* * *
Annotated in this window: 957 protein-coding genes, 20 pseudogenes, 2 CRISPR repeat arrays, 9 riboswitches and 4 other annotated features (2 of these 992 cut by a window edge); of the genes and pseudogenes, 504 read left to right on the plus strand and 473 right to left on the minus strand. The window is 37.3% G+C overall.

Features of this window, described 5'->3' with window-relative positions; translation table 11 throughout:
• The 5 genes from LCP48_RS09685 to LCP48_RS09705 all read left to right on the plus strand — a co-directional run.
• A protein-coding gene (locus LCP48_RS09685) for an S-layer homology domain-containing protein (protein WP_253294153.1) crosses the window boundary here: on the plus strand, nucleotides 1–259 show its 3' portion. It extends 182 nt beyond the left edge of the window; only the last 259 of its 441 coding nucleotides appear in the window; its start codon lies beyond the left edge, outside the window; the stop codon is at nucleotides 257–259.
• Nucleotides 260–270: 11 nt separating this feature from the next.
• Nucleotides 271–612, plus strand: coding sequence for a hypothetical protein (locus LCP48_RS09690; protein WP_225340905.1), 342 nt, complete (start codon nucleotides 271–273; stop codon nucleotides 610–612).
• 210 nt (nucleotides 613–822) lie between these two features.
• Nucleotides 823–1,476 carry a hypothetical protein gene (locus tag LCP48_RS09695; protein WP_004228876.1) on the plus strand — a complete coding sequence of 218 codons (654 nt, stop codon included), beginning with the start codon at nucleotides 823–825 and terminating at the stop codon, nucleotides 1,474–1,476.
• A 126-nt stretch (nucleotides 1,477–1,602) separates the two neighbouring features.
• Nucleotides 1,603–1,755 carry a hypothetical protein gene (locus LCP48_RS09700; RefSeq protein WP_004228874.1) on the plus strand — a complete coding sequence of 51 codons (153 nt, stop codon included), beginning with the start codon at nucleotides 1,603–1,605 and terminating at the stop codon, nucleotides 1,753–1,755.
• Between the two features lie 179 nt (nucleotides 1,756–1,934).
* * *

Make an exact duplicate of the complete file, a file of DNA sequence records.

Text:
Annotated in this window: 957 protein-coding genes, 20 pseudogenes, 2 CRISPR repeat arrays, 9 riboswitches and 4 other annotated features (2 of these 992 cut by a window edge); of the genes and pseudogenes, 504 read left to right on the plus strand and 473 right to left on the minus strand. The window is 37.3% G+C overall.

Features of this window, described 5'->3' with window-relative positions; translation table 11 throughout:
• The 5 genes from LCP48_RS09685 to LCP48_RS09705 all read left to right on the plus strand — a co-directional run.
• A protein-coding gene (locus LCP48_RS09685) for an S-layer homology domain-containing protein (protein WP_253294153.1) crosses the window boundary here: on the plus strand, nucleotides 1–259 show its 3' portion. It extends 182 nt beyond the left edge of the window; only the last 259 of its 441 coding nucleotides appear in the window; its start codon lies beyond the left edge, outside the window; the stop codon is at nucleotides 257–259.
• Nucleotides 260–270: 11 nt separating this feature from the next.
• Nucleotides 271–612, plus strand: coding sequence for a hypothetical protein (locus LCP48_RS09690; protein WP_225340905.1), 342 nt, complete (start codon nucleotides 271–273; stop codon nucleotides 610–612).
• 210 nt (nucleotides 613–822) lie between these two features.
• Nucleotides 823–1,476 carry a hypothetical protein gene (locus tag LCP48_RS09695; protein WP_004228876.1) on the plus strand — a complete coding sequence of 218 codons (654 nt, stop codon included), beginning with the start codon at nucleotides 823–825 and terminating at the stop codon, nucleotides 1,474–1,476.
• A 126-nt stretch (nucleotides 1,477–1,602) separates the two neighbouring features.
• Nucleotides 1,603–1,755 carry a hypothetical protein gene (locus LCP48_RS09700; RefSeq protein WP_004228874.1) on the plus strand — a complete coding sequence of 51 codons (153 nt, stop codon included), beginning with the start codon at nucleotides 1,603–1,605 and terminating at the stop codon, nucleotides 1,753–1,755.
• Between the two features lie 179 nt (nucleotides 1,756–1,934).